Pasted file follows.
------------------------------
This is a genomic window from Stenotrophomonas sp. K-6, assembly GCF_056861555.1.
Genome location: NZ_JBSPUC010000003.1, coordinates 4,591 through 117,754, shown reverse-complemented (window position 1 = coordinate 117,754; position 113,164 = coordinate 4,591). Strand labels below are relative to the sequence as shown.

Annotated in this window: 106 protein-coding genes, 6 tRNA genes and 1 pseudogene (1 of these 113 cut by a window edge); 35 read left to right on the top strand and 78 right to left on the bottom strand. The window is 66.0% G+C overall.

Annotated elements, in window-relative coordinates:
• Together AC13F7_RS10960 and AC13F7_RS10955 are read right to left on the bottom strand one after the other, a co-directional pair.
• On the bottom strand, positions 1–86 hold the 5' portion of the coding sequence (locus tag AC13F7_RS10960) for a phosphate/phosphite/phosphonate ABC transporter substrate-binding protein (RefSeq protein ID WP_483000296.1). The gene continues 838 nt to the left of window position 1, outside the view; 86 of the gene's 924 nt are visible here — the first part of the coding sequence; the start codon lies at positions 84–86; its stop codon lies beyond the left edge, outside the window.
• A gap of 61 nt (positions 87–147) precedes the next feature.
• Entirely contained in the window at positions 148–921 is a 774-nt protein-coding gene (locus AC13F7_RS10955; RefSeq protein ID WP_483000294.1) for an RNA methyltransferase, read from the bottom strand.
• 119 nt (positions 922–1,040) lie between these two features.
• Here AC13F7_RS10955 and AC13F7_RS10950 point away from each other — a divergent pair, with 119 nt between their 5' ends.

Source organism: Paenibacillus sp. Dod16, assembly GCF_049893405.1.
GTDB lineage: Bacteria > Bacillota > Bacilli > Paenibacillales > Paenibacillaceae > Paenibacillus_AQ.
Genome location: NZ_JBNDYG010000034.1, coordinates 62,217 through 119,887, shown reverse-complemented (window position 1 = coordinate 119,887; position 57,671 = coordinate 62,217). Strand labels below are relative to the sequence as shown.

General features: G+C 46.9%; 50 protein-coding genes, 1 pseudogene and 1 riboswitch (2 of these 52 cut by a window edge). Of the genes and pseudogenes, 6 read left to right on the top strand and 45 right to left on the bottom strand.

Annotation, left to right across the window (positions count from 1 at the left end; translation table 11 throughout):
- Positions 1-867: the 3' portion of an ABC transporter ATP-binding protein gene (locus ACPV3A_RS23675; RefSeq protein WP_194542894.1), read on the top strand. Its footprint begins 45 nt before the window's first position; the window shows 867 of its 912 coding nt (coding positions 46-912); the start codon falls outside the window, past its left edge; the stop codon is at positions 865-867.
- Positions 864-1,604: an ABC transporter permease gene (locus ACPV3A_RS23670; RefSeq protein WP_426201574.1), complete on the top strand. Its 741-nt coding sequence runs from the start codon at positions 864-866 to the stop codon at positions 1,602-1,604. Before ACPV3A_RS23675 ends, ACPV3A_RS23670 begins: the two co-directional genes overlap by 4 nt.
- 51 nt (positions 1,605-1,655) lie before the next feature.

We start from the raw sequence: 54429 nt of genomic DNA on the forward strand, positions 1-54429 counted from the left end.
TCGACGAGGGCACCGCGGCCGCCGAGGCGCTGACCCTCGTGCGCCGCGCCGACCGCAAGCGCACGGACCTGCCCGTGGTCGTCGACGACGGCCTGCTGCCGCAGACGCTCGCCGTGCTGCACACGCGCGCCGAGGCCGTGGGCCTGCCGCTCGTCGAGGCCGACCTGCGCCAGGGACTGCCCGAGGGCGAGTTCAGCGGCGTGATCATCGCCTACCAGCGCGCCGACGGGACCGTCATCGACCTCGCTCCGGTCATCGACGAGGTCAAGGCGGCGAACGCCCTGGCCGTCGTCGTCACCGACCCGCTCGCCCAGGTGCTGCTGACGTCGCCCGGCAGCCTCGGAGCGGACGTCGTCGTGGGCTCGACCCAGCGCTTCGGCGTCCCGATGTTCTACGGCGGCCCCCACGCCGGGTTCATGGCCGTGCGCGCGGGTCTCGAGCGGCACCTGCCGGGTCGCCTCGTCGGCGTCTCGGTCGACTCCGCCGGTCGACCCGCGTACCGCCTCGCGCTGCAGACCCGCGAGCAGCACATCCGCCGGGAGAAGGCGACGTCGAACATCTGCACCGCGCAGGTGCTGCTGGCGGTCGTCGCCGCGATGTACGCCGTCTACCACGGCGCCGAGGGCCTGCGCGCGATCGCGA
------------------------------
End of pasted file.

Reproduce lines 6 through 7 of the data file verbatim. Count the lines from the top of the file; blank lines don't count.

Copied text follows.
• On the bottom strand, positions 1–86 hold the 5' portion of the coding sequence (locus tag AC13F7_RS10960) for a phosphate/phosphite/phosphonate ABC transporter substrate-binding protein (RefSeq protein ID WP_483000296.1). The gene continues 838 nt to the left of window position 1, outside the view; 86 of the gene's 924 nt are visible here — the first part of the coding sequence; the start codon lies at positions 84–86; its stop codon lies beyond the left edge, outside the window.
• A gap of 61 nt (positions 87–147) precedes the next feature.